The Star columnist dives into how much freshmen have impacted Southern Arizona high schools, Kerr “Three”-sa’s historic first half against Utah, and how the transfer portal has fared for departures from the UA football team with spring ball approaching.
Over the past 25 years or so, I’ve watched what I believe are the two best freshmen performances in the history of Tucson high school sports.
In 2006, Canyon del Oro softball pitcher Kenzie Fowler went 28-4, struck out 421 batters in 201 innings and had an 0.13 ERA. She would go on to be the two-time Gatorade national player of the year.
In 2011, Sahuaro outfielder/pitcher Alex Verdugo hit .456 with 26-extra base hits and also was 7-3 as a starting pitcher with 100 strikeouts in 66 innings. Almost predictably, Verdugo is now a starting outfielder for the Boston Red Sox.
This month, Fowler and Verdugo have company, times two.
As Salpointe Catholic won the boys state soccer championship, freshman Leo Gutierrez scored 29 goals with 14 assists. Those numbers are almost unattainable by a senior.
Salpointe coach Wolfgang Weber, who has been coaching high school and youth soccer in Tucson since the early 1980s, told me that Gutierrez’s performance was indeed special. “In my 40 years as a high school coach, I don’t know of any big school’s freshman who has ever put up in his first year, 29 goals and 14 assists — meaning he was involved in 43 of our 110 goals. It’s a truly remarkable achievement.’’
A few days earlier, Sunnyside High School freshman wrestler Sergio Vega won the state championship at 106 pounds with a perfect 36-0 record. You don’t have to go far to put Vega’s performance in perspective. He comes from what is probably the No. 1 wrestling family in Tucson history. His brother, Danny Vega Jr., won three state championships at Sunnyside (2013-15) and was 181-3 overall. His father, Danny Vega Sr., also won three consecutive state titles as a Blue Devil (1992-94), including a 38-0 junior season.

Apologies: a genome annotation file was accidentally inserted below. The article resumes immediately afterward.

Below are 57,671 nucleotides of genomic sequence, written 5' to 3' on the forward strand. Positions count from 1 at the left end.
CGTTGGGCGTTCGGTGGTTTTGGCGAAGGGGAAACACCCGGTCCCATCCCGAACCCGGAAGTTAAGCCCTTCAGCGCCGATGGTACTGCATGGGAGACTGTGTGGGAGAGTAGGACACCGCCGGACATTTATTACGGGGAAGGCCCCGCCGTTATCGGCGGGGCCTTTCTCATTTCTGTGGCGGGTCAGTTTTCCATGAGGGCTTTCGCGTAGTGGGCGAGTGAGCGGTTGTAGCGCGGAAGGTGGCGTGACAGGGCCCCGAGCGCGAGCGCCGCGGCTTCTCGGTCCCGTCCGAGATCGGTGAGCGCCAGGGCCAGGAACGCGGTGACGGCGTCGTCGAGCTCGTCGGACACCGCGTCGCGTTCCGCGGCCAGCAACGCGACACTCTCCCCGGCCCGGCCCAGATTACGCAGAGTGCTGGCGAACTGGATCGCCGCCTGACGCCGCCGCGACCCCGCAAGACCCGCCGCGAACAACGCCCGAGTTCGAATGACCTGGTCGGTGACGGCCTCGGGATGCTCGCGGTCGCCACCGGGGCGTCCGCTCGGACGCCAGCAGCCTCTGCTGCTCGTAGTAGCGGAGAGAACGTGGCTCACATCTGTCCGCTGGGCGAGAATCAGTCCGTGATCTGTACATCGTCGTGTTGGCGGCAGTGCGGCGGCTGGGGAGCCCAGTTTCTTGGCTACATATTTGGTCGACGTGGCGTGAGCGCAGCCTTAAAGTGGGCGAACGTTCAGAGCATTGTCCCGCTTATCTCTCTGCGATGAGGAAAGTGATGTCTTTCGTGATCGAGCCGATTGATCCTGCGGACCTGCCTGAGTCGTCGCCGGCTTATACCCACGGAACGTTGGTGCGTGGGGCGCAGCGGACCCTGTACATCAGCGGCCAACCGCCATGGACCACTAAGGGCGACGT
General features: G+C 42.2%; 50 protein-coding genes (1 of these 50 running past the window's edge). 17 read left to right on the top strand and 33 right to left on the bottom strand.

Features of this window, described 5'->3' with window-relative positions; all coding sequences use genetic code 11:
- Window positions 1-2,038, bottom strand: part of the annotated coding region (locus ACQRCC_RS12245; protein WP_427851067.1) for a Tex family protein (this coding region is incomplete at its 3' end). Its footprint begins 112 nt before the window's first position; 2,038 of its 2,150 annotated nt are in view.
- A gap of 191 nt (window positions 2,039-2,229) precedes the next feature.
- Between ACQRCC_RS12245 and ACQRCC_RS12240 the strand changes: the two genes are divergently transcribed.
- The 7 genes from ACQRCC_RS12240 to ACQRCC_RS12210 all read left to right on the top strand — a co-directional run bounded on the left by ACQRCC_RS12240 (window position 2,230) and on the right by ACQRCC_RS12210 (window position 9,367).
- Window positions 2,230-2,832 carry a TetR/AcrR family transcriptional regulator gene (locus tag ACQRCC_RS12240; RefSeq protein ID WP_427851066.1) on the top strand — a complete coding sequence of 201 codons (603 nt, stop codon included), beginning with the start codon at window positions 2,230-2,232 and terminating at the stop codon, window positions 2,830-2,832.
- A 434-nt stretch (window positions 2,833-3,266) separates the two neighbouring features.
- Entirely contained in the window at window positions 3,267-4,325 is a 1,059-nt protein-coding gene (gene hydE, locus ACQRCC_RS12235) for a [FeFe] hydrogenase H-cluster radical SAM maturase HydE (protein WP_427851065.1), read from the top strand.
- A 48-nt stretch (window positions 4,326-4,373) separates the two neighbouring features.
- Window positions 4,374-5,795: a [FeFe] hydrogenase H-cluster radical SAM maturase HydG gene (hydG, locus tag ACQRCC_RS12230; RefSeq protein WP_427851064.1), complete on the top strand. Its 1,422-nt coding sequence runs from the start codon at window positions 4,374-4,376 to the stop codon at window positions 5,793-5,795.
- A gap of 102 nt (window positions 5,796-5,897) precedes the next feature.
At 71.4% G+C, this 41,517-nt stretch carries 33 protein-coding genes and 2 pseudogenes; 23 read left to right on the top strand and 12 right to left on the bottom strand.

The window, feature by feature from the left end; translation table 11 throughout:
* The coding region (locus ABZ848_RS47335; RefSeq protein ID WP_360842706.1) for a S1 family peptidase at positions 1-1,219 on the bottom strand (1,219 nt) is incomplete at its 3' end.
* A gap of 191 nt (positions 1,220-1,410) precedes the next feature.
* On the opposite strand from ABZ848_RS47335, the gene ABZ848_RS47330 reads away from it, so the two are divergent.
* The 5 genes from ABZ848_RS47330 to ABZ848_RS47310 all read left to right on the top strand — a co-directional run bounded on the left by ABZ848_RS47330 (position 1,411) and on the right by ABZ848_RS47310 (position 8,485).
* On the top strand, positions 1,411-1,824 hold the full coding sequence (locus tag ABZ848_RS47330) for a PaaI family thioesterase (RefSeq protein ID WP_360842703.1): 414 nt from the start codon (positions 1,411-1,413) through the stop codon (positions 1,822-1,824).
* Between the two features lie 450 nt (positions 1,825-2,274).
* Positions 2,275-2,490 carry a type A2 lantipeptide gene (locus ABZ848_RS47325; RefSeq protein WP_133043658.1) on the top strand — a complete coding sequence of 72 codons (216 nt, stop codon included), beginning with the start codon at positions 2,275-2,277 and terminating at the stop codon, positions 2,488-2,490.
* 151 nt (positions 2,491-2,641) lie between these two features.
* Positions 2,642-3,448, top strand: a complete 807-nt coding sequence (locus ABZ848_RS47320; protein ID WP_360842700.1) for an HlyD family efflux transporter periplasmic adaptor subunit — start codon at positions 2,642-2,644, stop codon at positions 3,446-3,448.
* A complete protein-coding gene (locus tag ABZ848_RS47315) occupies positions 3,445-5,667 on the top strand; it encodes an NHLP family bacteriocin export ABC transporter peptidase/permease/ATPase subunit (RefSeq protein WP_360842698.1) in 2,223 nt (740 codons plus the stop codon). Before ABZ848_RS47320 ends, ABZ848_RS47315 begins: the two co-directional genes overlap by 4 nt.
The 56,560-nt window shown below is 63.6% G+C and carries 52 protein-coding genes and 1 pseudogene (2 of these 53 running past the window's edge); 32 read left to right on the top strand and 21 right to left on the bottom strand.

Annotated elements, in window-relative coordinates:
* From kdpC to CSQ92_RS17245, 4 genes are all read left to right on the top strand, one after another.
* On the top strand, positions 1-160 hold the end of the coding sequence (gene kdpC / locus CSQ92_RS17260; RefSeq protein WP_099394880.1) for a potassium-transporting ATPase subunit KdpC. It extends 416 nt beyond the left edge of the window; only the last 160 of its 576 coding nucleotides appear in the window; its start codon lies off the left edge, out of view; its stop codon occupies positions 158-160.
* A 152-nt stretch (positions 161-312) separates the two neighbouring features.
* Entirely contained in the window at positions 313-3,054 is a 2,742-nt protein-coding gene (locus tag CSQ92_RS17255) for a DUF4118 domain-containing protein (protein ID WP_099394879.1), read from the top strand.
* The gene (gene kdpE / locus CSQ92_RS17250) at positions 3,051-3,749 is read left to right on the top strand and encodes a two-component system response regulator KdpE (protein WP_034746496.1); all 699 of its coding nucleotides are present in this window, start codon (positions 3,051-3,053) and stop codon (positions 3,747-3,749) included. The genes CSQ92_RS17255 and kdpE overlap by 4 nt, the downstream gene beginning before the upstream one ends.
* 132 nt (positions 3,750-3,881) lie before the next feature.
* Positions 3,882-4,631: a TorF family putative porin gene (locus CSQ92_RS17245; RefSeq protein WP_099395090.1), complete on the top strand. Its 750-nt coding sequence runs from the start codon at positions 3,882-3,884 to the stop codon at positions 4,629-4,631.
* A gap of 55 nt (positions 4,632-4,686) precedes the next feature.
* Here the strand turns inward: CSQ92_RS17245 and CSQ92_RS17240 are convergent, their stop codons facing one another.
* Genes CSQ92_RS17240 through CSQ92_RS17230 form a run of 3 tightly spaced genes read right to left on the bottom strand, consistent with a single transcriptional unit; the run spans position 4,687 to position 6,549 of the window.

To cap it off, Sergio’s grandfather, Andres Villa, won the 1975 state championship while at Pueblo.
And there’s one other connection to Tucson wrestling excellence. Sergio’s father operates the Tucson Cyclones wrestling training facility, which he started with Michael Bravo, grandfather of Sunnyside wrestling legend Roman Bravo-Young, who went 183-0 as a four-time state champion at Sunnyside and last year won the NCAA championship at Penn State.
It used to be rare for a freshman to just make the varsity roster in big school’s prep sports. Not any longer.
Kriisa’s half at Utah matches Kerr’s half at ASU in 1988
Arizona guard Kerr Kriisa celebrates after hitting a 3-pointer against Utah during Thursday’s win in Salt Lake City.
Rick Bowmer, Associated Press
Early Friday morning, Star reader Roger H. Taft emailed me to suggest the UA public address announcer begin referring to sophomore Kerr Kriisa as “Kerr THREE-iisa.” It’s a latter-day take on the way McKale Center’s 1980s PA man, Roger Sedlmayr, used to follow ever Steve Kerr 3 with “Steve KERRRRR!”
In late February 1988, Kerr had the half of his Wildcat career. In the infamous 101-73 victory at ASU — some Sun Devils students jeered and heckled Kerr during pre-game drills, chanting unspeakable phrases about his late father, Malcolm, who had been assassinated in Lebanon four years earlier — Kerr shut them up in a hurry. Kerr went 7 for 7 from 3-point range in the first half, and had 21 points at the half.
Thursday at Salt Lake City, Kriisa went 7 for 8 from 3-point distance in the first half for 21 points as Arizona won 97-77.
What made Kriisa’s performance so compelling was that he made those 3-pointers in a space of 11:51. Here’s how it went:
11:51: Made 3-pointer
10:08: Made 3-pointer
8:38: Missed 3-pointer
6:12: Made 3-pointer
5:27: Made 3-pointer
1:57: Made 3-pointer